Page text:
Who is this movie for? Kids will likely be bored by the slow-paced elements of a man’s mid-life crisis. Adults will see right through the smokescreen and identify Charles Farmer for what he really is: a selfish, irresponsible man with passive-aggressive tendencies. The message may be tried-and-true (reach for your dreams!), but the delivery in the awkwardly-titled The Astronaut Farmer is more than a little muddled.
Charles Farmer (Thornton) is a retired NASA astronaut who never got to visit space, but he still has the dream. Farmer has constructed his own rocket on the family farm and intends to launch it. When the Feds get wind of him trying to purchase a rather large quantity of rocket fuel, the debate begins regarding whether or not Farmer should be able to launch his rocket and fulfill his dream.
Sounds innocent enough, right? Well, for the adults out there, Farmer has put his family some $600,000 in debt with his pet project (NASA spends endless billions on their technology). When told by his banker that he won’t receive any more loads, he throws a brick through the bank’s plate-glass window. Hmm. Worse yet, when the family comes into a $300,000 inheritance, do you think they use it to help pay off the debt? Heck no! Farmer has repairs to make on his rocket.
This is the kind of logic that is impossible to bypass as a viewer, no matter how unrealistic and silly the plot is to begin with. It doesn’t help that writer/director Michael Polish (who co-wrote the screenplay with his brother, Mark) has next to no fun with the material. This flick takes numerous potshots at the government as well as NASA, portraying both as boneheaded cretins with no imagination. Normally, I would have no problem with that, but in this context it is ludicrous. It couldn’t be that they’re worried about the safety of those living in the vicinity of the thousands of gallons of rocket fuel that would propel Farmer out of the atmosphere.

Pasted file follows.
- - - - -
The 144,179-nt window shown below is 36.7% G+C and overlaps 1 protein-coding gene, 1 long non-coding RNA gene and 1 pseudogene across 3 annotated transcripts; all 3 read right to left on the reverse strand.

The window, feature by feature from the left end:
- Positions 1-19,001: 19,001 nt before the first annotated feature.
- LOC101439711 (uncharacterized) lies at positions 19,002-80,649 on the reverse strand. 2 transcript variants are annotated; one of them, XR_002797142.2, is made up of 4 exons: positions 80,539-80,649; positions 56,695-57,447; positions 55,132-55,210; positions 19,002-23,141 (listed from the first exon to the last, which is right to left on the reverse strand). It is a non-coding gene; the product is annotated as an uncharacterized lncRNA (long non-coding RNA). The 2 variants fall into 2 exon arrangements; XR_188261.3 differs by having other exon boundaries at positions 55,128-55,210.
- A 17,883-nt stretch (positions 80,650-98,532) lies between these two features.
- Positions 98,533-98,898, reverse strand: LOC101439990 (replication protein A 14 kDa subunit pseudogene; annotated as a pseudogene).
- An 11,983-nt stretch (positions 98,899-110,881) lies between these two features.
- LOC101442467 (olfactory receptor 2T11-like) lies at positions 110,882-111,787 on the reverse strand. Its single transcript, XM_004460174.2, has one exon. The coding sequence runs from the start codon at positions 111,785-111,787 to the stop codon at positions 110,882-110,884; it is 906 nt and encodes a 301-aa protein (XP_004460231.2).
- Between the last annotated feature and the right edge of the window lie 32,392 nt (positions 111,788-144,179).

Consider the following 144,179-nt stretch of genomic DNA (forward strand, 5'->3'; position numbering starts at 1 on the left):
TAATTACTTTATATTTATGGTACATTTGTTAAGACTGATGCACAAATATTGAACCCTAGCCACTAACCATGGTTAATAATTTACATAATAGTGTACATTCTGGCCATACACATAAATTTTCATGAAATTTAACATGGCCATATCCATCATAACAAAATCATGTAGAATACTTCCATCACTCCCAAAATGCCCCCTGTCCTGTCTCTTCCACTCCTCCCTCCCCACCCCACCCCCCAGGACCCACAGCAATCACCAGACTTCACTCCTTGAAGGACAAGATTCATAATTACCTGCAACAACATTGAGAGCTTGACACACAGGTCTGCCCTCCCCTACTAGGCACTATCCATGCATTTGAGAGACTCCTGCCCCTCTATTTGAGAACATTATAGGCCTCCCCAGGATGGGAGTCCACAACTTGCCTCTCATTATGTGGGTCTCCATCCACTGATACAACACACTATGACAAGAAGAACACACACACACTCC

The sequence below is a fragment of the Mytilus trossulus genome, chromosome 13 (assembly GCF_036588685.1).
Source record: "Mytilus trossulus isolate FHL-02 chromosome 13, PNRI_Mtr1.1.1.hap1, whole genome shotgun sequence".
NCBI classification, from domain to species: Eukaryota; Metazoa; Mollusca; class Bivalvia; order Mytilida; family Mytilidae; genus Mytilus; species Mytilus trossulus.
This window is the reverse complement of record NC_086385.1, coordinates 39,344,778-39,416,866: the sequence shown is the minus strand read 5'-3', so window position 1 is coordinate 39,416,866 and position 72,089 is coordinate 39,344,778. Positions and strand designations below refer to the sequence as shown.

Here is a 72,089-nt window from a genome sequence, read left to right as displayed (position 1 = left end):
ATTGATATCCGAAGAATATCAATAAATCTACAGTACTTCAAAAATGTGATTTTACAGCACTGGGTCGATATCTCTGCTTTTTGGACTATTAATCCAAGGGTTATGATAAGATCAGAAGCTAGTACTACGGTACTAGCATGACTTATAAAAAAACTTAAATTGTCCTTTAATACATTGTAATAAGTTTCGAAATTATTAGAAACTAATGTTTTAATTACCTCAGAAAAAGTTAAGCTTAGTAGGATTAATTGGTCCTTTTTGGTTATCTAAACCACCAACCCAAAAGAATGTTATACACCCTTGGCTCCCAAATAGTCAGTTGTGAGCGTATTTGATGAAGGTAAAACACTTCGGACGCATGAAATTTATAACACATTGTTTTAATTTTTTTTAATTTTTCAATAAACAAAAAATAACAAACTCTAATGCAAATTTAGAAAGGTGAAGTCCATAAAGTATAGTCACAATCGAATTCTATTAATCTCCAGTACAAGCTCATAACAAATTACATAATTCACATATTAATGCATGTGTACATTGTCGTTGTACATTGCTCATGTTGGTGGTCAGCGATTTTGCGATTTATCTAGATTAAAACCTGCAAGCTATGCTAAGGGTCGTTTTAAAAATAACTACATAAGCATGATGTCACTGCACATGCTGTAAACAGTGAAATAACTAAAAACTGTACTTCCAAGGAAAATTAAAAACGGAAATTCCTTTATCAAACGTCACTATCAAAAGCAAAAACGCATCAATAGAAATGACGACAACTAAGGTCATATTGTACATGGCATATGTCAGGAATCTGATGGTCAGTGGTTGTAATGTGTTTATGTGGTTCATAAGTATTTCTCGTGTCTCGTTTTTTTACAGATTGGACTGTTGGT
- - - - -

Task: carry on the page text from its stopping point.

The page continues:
On the upside, the film does deliver a sense of wonder when it finally does get down to business. A launching mishap does provide for some fun special effects and the final twenty minutes or so will please the young ones who dream of space travel (and what kid doesn’t?)
Billy Bob Thornton, who had been playing hard-asses in his previous few roles, once again gets to charm family audiences with his dry wit and sarcasm. The fact that the character gets a few outbursts, regardless of appropriateness, makes Thornton the right man for the job. The supporting cast is acceptable, with Bruce Willis showing up in an uncredited part as one of Farmer’s old NASA buddies.
The Astronaut Farmer may struggle to find an audience, and for good reason. While there’s a little something here for forgiving crowds, there’s no one specific to sell it to. In terms of message, the film haphazardly succeeds, but the poorly-decided path to get there on Farmer’s part won’t wash with anyone except the kids who are too young to understand.
Studio: Warner Bros. Pictures
Length: 104 Minutes
Rating: PG for thematic material, peril and language.
Theatrical Release: February 23, 2007
Directed by: Michael Polish
Written by: Mark Polish and Michael Polish.
Cast: Billy Bob Thornton, Virginia Madsen, Max Theriot, Jasper Polish, Logan Polish, Bruce Dern